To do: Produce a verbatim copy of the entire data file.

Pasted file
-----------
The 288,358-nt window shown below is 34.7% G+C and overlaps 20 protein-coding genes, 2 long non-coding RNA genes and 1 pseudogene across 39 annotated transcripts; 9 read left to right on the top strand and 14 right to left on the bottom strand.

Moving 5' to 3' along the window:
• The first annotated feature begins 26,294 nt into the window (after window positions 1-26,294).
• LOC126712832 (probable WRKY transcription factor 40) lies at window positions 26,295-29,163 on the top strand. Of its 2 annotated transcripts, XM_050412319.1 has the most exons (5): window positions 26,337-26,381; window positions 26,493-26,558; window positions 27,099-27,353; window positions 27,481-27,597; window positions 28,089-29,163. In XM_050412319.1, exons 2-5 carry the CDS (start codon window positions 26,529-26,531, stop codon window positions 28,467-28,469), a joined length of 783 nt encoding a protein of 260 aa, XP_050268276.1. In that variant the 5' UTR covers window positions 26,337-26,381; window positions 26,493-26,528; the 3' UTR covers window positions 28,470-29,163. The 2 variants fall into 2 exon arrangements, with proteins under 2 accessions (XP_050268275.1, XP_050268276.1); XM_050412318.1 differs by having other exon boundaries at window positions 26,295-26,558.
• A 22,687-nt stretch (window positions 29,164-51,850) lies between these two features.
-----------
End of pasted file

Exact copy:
The 288,358-nt window shown below is 34.7% G+C and overlaps 20 protein-coding genes, 2 long non-coding RNA genes and 1 pseudogene across 39 annotated transcripts; 9 read left to right on the top strand and 14 right to left on the bottom strand.

Moving 5' to 3' along the window:
• The first annotated feature begins 26,294 nt into the window (after window positions 1-26,294).
• LOC126712832 (probable WRKY transcription factor 40) lies at window positions 26,295-29,163 on the top strand. Of its 2 annotated transcripts, XM_050412319.1 has the most exons (5): window positions 26,337-26,381; window positions 26,493-26,558; window positions 27,099-27,353; window positions 27,481-27,597; window positions 28,089-29,163. In XM_050412319.1, exons 2-5 carry the CDS (start codon window positions 26,529-26,531, stop codon window positions 28,467-28,469), a joined length of 783 nt encoding a protein of 260 aa, XP_050268276.1. In that variant the 5' UTR covers window positions 26,337-26,381; window positions 26,493-26,528; the 3' UTR covers window positions 28,470-29,163. The 2 variants fall into 2 exon arrangements, with proteins under 2 accessions (XP_050268275.1, XP_050268276.1); XM_050412318.1 differs by having other exon boundaries at window positions 26,295-26,558.
• A 22,687-nt stretch (window positions 29,164-51,850) lies between these two features.